Yeah. So and I've sort of spoke to a CPN worker about it and that and she said, you know, ''Try and sort of get some sort of income like ESA or PIP which I'm trying to do. But, just they don't especially with PIP they don't wanna give it away very easily like I understand that. But also, they don't sort of see like the [camera pans out] like they don't see that it like that it is technically an illness. They don't see that. They just see it because they caught me on a day twice that on the interview that I was fine and I was still telling them everything. My support worker was telling them everything. First time they copied all the wrong information, wrote all the wrong information down. So, second time, they still rejected it. And I haven't even read it to be honest. I just read the rejection bit. I haven't even read like their report or anything, because I don't even know if they got like got the letter that my CPN worker sent. For all I know they couldn't. So I've just gotta take it to her sort of when I see her before I go away and just sort of say, get her to read it and sort of see what's going on. But, you know —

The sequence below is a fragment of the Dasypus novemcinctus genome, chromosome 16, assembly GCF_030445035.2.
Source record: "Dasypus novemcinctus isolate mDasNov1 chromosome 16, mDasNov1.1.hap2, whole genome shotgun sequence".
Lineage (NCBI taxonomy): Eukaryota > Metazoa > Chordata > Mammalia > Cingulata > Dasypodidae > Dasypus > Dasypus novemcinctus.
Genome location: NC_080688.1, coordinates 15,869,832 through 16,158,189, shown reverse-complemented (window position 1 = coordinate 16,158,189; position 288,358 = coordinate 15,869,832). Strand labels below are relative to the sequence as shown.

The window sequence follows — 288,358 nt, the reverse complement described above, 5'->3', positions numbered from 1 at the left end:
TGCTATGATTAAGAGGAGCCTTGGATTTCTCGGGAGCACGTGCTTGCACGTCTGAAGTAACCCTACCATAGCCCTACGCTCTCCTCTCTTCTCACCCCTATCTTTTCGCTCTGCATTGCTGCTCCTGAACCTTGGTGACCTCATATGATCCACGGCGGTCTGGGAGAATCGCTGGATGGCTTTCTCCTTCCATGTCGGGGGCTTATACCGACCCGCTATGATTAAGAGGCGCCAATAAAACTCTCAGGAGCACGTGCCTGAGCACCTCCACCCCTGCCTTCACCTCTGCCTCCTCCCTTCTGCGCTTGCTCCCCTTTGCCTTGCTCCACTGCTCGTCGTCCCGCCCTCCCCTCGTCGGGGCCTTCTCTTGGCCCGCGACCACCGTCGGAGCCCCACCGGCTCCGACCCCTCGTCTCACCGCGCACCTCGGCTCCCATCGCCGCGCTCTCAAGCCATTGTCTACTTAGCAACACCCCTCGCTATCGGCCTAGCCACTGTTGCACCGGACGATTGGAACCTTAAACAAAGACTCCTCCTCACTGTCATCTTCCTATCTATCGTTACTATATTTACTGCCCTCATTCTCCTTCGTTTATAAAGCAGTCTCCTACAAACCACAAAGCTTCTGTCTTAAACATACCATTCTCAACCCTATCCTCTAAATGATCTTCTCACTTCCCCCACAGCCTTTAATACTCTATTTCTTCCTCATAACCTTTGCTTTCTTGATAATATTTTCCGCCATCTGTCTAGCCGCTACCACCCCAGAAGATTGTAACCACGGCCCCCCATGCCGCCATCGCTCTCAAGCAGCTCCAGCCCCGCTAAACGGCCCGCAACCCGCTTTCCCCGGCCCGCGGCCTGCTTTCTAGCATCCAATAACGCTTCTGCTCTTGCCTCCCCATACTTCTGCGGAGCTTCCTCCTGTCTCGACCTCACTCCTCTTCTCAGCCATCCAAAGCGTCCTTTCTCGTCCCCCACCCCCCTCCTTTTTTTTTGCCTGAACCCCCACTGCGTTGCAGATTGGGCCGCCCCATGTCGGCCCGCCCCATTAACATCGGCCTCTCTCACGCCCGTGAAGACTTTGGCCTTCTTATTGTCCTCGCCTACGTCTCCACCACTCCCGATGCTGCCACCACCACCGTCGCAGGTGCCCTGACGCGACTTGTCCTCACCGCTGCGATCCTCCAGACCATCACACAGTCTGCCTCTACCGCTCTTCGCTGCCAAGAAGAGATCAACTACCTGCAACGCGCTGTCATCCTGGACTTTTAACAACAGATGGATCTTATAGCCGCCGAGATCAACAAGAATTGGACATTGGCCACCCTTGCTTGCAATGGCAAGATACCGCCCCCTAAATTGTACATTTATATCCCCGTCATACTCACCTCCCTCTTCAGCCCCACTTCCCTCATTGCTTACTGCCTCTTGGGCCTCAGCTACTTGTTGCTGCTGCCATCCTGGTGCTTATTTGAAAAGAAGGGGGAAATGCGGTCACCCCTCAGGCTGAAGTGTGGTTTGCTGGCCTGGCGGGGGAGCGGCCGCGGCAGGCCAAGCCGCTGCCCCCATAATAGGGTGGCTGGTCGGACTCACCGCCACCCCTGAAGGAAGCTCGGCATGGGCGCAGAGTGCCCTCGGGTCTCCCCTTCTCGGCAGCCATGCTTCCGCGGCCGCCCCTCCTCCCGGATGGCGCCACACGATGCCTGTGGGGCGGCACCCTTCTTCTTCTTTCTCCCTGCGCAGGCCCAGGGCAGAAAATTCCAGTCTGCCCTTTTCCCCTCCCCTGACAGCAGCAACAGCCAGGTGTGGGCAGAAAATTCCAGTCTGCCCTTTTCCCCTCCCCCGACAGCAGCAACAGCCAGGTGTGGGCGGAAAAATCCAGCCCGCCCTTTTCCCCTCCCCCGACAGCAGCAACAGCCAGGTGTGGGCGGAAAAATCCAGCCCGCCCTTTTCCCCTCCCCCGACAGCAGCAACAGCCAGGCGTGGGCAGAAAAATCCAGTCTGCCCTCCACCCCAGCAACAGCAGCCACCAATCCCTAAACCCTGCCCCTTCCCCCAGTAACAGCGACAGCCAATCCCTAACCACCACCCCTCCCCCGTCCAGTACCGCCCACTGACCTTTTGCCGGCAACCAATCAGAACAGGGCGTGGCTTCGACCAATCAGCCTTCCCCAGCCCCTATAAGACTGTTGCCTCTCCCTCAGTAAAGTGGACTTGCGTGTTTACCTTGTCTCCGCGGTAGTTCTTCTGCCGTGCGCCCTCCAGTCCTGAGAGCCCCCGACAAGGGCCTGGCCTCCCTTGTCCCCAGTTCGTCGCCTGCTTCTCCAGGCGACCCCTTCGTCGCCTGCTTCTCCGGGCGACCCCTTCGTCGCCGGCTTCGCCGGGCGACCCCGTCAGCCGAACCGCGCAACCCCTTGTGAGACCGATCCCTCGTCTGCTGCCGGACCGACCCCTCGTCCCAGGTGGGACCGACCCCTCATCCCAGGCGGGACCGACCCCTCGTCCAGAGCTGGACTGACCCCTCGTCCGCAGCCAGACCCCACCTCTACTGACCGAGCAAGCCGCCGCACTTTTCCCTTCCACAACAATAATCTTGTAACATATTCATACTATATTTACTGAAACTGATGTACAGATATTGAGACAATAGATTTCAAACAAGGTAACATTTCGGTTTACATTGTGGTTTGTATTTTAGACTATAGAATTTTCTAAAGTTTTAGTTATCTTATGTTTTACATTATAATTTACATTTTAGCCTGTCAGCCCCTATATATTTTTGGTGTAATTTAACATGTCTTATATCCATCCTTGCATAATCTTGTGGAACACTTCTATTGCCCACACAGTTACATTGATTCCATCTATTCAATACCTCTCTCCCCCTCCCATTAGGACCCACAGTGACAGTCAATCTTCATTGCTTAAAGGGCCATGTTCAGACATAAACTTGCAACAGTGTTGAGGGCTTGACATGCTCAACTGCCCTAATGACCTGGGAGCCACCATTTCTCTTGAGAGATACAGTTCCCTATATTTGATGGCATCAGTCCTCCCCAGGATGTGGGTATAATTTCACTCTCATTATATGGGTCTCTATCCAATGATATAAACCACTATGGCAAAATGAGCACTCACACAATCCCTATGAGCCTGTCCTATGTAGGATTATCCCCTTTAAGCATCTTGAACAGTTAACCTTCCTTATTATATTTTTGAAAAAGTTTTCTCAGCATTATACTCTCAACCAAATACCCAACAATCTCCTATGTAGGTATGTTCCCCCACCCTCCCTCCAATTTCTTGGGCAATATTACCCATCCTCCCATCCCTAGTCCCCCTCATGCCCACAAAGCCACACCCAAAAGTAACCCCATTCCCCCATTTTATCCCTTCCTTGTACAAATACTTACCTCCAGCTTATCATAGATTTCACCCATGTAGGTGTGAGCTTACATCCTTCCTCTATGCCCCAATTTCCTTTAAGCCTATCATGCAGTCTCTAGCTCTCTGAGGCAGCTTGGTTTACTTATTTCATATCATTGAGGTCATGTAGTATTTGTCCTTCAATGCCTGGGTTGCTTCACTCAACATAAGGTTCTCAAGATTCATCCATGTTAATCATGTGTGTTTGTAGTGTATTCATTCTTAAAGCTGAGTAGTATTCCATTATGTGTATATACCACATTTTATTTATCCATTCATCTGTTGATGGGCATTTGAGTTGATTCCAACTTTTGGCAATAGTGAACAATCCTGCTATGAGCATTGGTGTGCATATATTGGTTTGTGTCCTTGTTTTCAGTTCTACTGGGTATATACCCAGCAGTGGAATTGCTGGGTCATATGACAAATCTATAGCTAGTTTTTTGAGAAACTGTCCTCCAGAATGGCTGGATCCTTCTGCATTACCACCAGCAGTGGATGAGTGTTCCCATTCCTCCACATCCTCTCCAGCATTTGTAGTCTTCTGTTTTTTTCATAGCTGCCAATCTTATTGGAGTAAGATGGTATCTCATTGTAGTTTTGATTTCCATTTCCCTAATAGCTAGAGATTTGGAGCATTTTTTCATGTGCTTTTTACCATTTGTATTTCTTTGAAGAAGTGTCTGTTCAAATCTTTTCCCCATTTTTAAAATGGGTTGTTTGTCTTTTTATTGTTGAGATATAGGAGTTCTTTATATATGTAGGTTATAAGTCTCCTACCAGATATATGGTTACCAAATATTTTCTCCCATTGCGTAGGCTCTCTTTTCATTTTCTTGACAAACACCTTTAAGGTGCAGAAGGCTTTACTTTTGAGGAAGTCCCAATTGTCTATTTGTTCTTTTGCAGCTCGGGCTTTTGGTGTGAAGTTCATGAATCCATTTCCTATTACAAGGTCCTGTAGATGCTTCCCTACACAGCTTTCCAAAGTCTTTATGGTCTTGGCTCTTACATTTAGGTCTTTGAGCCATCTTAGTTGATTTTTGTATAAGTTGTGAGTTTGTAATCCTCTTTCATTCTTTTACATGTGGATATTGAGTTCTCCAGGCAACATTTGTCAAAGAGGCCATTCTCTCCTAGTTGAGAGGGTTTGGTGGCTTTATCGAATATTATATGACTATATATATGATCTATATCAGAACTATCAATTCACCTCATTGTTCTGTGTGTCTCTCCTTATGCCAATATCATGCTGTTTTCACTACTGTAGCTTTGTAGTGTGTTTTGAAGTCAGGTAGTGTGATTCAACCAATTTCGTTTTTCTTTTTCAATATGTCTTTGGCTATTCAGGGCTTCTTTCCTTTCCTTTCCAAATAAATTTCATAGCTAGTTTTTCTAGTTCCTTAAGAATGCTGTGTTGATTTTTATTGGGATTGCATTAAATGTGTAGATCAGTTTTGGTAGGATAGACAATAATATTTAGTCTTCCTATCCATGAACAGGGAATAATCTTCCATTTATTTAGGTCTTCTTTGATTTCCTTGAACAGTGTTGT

So do you think their assessment method isn't very accurate?